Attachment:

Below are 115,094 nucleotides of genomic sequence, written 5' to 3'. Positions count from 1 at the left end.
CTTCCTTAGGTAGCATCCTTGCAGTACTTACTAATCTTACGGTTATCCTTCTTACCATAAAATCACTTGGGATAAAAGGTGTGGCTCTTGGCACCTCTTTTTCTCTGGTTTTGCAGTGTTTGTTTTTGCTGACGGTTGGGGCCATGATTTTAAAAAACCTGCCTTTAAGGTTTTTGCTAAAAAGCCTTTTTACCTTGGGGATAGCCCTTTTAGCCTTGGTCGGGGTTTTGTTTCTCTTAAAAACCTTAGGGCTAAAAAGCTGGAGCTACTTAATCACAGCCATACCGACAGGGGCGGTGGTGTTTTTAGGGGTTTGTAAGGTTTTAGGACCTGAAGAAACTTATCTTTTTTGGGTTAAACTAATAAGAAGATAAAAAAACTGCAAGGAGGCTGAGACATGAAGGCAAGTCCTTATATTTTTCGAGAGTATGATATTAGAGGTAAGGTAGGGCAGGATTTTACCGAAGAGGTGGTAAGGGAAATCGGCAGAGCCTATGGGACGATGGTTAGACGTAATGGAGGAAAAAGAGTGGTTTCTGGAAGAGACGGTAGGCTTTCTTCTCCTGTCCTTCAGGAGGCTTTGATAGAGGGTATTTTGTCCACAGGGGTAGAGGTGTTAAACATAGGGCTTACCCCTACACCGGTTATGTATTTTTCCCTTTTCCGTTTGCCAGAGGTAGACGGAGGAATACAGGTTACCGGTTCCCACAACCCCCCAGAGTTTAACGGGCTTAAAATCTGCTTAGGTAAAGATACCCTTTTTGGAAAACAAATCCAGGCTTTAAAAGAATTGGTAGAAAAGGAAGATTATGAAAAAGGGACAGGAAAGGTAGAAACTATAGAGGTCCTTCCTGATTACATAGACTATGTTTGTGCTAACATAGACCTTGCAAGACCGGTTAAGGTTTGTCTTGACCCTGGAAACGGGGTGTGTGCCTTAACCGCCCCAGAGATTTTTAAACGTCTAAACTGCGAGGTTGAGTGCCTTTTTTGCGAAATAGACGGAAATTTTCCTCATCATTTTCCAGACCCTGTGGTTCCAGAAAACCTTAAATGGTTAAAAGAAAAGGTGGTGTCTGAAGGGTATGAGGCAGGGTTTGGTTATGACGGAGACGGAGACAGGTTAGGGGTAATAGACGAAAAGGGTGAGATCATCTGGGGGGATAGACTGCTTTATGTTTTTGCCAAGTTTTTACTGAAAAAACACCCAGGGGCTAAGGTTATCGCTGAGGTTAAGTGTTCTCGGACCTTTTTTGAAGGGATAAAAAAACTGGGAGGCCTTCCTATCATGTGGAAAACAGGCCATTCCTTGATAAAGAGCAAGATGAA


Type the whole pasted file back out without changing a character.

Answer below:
Below are 115,094 nucleotides of genomic sequence, written 5' to 3'. Positions count from 1 at the left end.
CTTCCTTAGGTAGCATCCTTGCAGTACTTACTAATCTTACGGTTATCCTTCTTACCATAAAATCACTTGGGATAAAAGGTGTGGCTCTTGGCACCTCTTTTTCTCTGGTTTTGCAGTGTTTGTTTTTGCTGACGGTTGGGGCCATGATTTTAAAAAACCTGCCTTTAAGGTTTTTGCTAAAAAGCCTTTTTACCTTGGGGATAGCCCTTTTAGCCTTGGTCGGGGTTTTGTTTCTCTTAAAAACCTTAGGGCTAAAAAGCTGGAGCTACTTAATCACAGCCATACCGACAGGGGCGGTGGTGTTTTTAGGGGTTTGTAAGGTTTTAGGACCTGAAGAAACTTATCTTTTTTGGGTTAAACTAATAAGAAGATAAAAAAACTGCAAGGAGGCTGAGACATGAAGGCAAGTCCTTATATTTTTCGAGAGTATGATATTAGAGGTAAGGTAGGGCAGGATTTTACCGAAGAGGTGGTAAGGGAAATCGGCAGAGCCTATGGGACGATGGTTAGACGTAATGGAGGAAAAAGAGTGGTTTCTGGAAGAGACGGTAGGCTTTCTTCTCCTGTCCTTCAGGAGGCTTTGATAGAGGGTATTTTGTCCACAGGGGTAGAGGTGTTAAACATAGGGCTTACCCCTACACCGGTTATGTATTTTTCCCTTTTCCGTTTGCCAGAGGTAGACGGAGGAATACAGGTTACCGGTTCCCACAACCCCCCAGAGTTTAACGGGCTTAAAATCTGCTTAGGTAAAGATACCCTTTTTGGAAAACAAATCCAGGCTTTAAAAGAATTGGTAGAAAAGGAAGATTATGAAAAAGGGACAGGAAAGGTAGAAACTATAGAGGTCCTTCCTGATTACATAGACTATGTTTGTGCTAACATAGACCTTGCAAGACCGGTTAAGGTTTGTCTTGACCCTGGAAACGGGGTGTGTGCCTTAACCGCCCCAGAGATTTTTAAACGTCTAAACTGCGAGGTTGAGTGCCTTTTTTGCGAAATAGACGGAAATTTTCCTCATCATTTTCCAGACCCTGTGGTTCCAGAAAACCTTAAATGGTTAAAAGAAAAGGTGGTGTCTGAAGGGTATGAGGCAGGGTTTGGTTATGACGGAGACGGAGACAGGTTAGGGGTAATAGACGAAAAGGGTGAGATCATCTGGGGGGATAGACTGCTTTATGTTTTTGCCAAGTTTTTACTGAAAAAACACCCAGGGGCTAAGGTTATCGCTGAGGTTAAGTGTTCTCGGACCTTTTTTGAAGGGATAAAAAAACTGGGAGGCCTTCCTATCATGTGGAAAACAGGCCATTCCTTGATAAAGAGCAAGATGAA